A honey bee colony can contain around 60,000 bees at the peak of summer. 
The queen bee can live up to 5 years and is the only bee that lays eggs. She is the busiest in the summer months when the hive needs to be at its maximum strength and lays up to 2500 eggs per day.
Worker honey bees are female, live for about 6 weeks and do all the work.

Larger than the worker bees, the male honey bees (also called drones), have no stinger and do no work. All they do is mate.

A single honey bee worker will only produce 1/12th of a teaspoon of honey in her lifetime.
In order to produce 1 jar of honey, the bees must visit over 1.5 million flowers.
A honey bee can fly for up to six miles and visits 50 to 100 flowers during a collection trip.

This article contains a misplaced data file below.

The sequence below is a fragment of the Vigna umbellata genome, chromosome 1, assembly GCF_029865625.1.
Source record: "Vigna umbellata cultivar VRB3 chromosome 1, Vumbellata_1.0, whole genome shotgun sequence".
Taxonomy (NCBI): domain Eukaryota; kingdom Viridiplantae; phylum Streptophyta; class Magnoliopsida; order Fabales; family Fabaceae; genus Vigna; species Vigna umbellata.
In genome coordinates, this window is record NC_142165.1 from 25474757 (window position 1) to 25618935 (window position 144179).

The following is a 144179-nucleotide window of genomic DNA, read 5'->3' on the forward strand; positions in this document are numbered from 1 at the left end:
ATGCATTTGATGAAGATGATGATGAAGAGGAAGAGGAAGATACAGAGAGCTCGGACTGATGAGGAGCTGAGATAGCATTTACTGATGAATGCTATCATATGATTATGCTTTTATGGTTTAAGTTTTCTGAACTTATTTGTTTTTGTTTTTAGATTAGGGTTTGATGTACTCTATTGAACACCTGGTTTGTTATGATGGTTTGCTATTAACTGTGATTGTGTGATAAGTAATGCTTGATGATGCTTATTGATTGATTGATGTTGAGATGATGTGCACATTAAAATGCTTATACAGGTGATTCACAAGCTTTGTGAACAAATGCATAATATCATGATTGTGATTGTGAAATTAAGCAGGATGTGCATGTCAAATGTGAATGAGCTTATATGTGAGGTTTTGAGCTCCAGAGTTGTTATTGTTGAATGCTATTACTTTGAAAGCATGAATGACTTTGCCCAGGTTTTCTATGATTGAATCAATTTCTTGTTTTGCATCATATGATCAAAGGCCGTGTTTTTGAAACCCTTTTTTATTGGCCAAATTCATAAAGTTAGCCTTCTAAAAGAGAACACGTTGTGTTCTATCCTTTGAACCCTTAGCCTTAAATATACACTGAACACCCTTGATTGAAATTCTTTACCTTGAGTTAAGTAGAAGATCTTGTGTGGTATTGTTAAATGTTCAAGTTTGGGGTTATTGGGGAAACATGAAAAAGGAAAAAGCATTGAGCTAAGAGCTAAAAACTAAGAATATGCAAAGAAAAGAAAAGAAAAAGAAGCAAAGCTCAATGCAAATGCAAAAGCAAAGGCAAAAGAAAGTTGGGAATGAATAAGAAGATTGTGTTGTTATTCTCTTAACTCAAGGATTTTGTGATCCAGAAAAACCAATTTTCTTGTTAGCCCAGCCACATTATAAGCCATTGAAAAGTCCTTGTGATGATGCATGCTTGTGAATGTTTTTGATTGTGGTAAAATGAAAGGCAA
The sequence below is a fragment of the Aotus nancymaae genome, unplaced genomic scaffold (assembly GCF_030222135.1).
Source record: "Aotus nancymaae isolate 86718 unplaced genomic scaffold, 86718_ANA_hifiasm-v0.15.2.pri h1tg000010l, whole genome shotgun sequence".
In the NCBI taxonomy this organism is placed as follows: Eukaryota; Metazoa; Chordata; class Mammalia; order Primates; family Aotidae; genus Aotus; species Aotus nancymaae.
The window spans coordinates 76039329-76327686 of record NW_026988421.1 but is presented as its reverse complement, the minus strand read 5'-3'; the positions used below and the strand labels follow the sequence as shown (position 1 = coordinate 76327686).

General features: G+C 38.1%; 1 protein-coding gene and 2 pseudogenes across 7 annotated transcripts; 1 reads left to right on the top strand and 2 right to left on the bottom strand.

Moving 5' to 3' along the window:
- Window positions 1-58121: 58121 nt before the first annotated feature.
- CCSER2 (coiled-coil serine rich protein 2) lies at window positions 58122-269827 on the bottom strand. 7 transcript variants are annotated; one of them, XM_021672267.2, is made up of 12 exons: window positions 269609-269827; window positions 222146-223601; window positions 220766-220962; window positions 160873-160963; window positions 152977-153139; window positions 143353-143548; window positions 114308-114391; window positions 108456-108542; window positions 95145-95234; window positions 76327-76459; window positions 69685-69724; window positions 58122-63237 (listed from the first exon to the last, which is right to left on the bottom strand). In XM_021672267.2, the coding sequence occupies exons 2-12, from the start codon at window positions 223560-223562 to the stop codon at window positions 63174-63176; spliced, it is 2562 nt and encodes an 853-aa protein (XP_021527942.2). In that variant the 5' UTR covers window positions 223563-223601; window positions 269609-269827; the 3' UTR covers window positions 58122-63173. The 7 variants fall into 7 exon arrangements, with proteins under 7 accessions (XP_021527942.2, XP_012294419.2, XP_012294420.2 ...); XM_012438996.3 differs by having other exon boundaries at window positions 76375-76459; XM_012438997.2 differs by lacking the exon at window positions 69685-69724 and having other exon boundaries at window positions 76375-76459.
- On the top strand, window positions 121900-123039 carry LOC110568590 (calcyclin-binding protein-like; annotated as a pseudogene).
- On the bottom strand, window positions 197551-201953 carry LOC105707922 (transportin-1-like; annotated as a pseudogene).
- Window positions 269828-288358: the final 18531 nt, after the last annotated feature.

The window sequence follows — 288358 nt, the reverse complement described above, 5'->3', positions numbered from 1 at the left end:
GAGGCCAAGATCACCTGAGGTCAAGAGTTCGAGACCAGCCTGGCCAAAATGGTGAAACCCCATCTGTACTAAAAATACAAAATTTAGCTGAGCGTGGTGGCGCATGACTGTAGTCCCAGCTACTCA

When a bee finds a good source of nectar it flies back to the hive and shows its friends where the nectar source is by doing a dance which positions the flower in relation to the sun and hive. This is known as the ‘waggle' dance.
Honey has always been highly regarded as a medicine. It is thought to help with everything from sore throats and digestive disorders to skin problems and hay fever.

Honey has antiseptic properties and was historically used as a dressing for wounds and a first aid treatment for burns and cuts.

Honey is incredibly healthy and includes enzymes, vitamins, minerals. It’s the only food that contains “pinocembrin”, an antioxidant associated with improved brain functioning.